12 Jul What information can you give me on using molasses for weed control?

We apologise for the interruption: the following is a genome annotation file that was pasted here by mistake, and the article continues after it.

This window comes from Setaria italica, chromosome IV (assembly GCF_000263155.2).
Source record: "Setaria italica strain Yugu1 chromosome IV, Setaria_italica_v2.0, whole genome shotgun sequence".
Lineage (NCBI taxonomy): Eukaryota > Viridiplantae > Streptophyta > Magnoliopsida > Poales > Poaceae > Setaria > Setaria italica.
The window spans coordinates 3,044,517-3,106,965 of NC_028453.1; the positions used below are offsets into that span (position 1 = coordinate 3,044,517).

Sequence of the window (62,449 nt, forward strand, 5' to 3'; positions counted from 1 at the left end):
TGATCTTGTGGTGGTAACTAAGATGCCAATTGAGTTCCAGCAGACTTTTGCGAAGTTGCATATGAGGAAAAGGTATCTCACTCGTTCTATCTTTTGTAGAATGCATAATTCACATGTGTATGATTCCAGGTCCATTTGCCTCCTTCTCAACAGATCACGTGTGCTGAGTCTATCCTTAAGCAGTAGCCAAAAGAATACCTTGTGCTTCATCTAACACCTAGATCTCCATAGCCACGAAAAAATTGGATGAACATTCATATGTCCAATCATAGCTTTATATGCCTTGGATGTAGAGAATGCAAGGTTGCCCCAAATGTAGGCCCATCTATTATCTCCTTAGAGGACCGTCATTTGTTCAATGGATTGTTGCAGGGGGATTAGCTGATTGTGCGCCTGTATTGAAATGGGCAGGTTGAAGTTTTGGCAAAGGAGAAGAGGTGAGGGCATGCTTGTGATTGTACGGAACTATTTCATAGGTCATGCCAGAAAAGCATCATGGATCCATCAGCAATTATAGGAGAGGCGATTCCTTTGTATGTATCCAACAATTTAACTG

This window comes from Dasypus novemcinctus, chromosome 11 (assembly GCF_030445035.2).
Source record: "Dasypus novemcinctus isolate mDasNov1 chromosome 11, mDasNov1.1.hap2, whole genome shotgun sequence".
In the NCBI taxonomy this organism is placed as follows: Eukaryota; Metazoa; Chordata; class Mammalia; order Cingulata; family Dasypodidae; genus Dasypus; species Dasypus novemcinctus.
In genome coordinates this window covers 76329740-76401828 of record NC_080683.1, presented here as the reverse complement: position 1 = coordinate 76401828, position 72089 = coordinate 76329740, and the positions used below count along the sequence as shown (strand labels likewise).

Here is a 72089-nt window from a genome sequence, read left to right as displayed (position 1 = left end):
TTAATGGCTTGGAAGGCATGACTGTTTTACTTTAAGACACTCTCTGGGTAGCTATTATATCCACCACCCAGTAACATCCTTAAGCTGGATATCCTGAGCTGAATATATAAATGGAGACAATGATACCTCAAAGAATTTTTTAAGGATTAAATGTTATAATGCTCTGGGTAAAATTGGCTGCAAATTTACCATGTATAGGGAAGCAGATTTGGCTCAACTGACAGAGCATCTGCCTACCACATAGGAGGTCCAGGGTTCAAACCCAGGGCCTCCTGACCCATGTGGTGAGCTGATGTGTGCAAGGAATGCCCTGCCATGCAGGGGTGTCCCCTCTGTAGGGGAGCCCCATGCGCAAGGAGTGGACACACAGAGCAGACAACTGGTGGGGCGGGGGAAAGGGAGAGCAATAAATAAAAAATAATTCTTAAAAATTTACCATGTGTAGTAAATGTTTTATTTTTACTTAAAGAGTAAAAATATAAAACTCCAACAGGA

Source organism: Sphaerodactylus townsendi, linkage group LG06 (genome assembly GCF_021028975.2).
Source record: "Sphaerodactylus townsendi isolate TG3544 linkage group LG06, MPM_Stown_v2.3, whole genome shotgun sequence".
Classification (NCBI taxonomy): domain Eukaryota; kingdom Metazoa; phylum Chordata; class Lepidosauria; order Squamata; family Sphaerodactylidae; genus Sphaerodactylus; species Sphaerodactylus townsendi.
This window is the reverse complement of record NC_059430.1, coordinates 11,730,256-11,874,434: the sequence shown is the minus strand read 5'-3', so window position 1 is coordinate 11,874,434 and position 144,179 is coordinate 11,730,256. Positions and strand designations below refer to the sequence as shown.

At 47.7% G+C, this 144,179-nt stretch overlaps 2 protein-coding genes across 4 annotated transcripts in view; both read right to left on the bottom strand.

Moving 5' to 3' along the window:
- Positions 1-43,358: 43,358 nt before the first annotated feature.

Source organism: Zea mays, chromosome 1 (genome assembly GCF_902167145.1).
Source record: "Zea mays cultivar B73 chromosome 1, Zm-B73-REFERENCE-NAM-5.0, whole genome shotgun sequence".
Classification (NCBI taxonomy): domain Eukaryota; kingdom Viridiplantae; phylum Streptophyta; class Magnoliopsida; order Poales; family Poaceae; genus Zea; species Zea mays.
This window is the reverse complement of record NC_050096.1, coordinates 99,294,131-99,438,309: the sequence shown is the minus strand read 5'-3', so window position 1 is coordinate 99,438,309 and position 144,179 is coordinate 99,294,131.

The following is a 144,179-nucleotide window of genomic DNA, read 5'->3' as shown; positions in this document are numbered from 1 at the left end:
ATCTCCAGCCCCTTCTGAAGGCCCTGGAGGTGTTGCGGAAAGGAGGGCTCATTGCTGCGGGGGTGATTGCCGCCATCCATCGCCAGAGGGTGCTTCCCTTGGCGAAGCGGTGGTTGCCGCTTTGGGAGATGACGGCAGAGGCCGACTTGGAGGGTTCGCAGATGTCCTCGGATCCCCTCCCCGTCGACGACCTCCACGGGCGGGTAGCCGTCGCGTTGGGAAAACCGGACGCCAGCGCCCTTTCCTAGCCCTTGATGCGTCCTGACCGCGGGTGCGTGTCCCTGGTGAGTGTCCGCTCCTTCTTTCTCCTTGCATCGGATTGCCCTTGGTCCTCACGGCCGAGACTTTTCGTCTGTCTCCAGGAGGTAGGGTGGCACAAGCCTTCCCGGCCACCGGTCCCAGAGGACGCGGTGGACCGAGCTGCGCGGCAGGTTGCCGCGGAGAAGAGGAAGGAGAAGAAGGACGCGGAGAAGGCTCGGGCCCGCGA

B.A.KansasAnswer: Thank you for your recent request for information from ATTRA, the National Sustainable Agriculture Information Service. I am pleased to provide you with information on the use of molasses for weed control.Molasses is a byproduct from the processing of sugar from sugar cane and sugar beets. It is used as a food additive and in agricultural as a supplement in livestock feed, as a soil amendment, and as a natural herbicide. For agriculture purposes, there tends not to be a difference between cane molasses and beet molasses as both types have the same amount of calories as sugar; about 16 calories per teaspoon (1). The difference found in molasses and to consider for use as a soil amendment and for weed control is whether or not it has been treated with sulfur. Treating molasses with sulfur results in the fortification of iron, calcium, and magnesium. Some farmers feel that applying sulfured molasses is an organic way to add these nutrients to the soil. However, many researchers, such as Dr. Elaine Ingham (www.soilfoodweb.com), have found that sulfured molasses can have significant effects on soil biology. This can have damaging effects when applying molasses for weed control. There are two methods for using molasses for weed control. The first method focuses on applying molasses as a soil amendment that will feed soil organisms. By boosting soil microbial activity, more nitrates are taken up and biomass created. As a result, the soil is healthier which makes it harder for weeds to compete with desired plants. Studies have shown that the amount of molasses applied affects the activity of soil bacteria and fungi. These studies indicate that lower application rates promote more fungi while increased application rates favor bacterial activity (1). However, too much molasses increases the potash content in the soil. This can make calcium unavailable and help weeds thrive. The second method for using molasses for controlling weeds is to apply it directly as an herbicide. This can be done by directly applying the molasses or by adding it to water or a calcium/water mixture. There are two trains of thoughts as to why the calcium mixture works. The first considers using molasses directly on the plants where the weed control is affective through the “burning” of the plants. The other train of thought considers the basis for this practice a modification of soil surface conditions that prevents weeds from germinating (2). The calcium and sugar solution reduces soil crusting and compaction, conditions that weeds flourish in. This practice tends to rely on being applied primarily to the soil surface as a pre-emergent, optimally following the drilling of a crop or at lay by following the last cultivation. There are several recommendations for the amount of molasses to apply. As a feed for soil organisms, it is recommended to apply 2-4 oz. of liquid molasses per gallon of water or 20 lbs. of dry molasses per 1,000 square feet. As an herbicide, 40 lbs. of dry molasses per 1,000 square feet or one cup per gallon of water is suggested. For a calcium/molasses mixture, 2 gallons of liquid calcium and 2 gallons of molasses in 20 gallons of water is needed (2). Repeat applications may be necessary. References:1. Moore, Robert. 2009. Molasses. Rockport, Texas: The Soil Guy. Retrieved July 9, 2010. 2. Diver, Steve. 2005. ATTRA Case Letter 62545. Fayetteville, AR: NCAT.